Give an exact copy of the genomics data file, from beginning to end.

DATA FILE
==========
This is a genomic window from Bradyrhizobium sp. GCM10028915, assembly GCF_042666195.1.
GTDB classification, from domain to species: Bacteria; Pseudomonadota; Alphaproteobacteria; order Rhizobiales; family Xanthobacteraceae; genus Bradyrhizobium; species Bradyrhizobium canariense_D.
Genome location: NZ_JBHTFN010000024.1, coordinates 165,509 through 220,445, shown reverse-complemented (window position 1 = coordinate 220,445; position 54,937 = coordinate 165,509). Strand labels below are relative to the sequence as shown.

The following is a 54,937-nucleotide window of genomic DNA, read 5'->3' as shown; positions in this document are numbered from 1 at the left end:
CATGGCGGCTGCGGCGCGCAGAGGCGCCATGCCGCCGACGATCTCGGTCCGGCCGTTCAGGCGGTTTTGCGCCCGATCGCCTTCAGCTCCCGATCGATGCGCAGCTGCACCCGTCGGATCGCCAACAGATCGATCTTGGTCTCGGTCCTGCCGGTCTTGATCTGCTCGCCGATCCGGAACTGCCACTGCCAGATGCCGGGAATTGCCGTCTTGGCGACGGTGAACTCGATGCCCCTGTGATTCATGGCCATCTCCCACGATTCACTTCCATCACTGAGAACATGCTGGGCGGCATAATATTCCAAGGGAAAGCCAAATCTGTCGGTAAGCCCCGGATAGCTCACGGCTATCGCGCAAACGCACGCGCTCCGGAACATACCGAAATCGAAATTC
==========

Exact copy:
This is a genomic window from Bradyrhizobium sp. GCM10028915, assembly GCF_042666195.1.
GTDB classification, from domain to species: Bacteria; Pseudomonadota; Alphaproteobacteria; order Rhizobiales; family Xanthobacteraceae; genus Bradyrhizobium; species Bradyrhizobium canariense_D.
Genome location: NZ_JBHTFN010000024.1, coordinates 165,509 through 220,445, shown reverse-complemented (window position 1 = coordinate 220,445; position 54,937 = coordinate 165,509). Strand labels below are relative to the sequence as shown.

The following is a 54,937-nucleotide window of genomic DNA, read 5'->3' as shown; positions in this document are numbered from 1 at the left end:
CATGGCGGCTGCGGCGCGCAGAGGCGCCATGCCGCCGACGATCTCGGTCCGGCCGTTCAGGCGGTTTTGCGCCCGATCGCCTTCAGCTCCCGATCGATGCGCAGCTGCACCCGTCGGATCGCCAACAGATCGATCTTGGTCTCGGTCCTGCCGGTCTTGATCTGCTCGCCGATCCGGAACTGCCACTGCCAGATGCCGGGAATTGCCGTCTTGGCGACGGTGAACTCGATGCCCCTGTGATTCATGGCCATCTCCCACGATTCACTTCCATCACTGAGAACATGCTGGGCGGCATAATATTCCAAGGGAAAGCCAAATCTGTCGGTAAGCCCCGGATAGCTCACGGCTATCGCGCAAACGCACGCGCTCCGGAACATACCGAAATCGAAATTC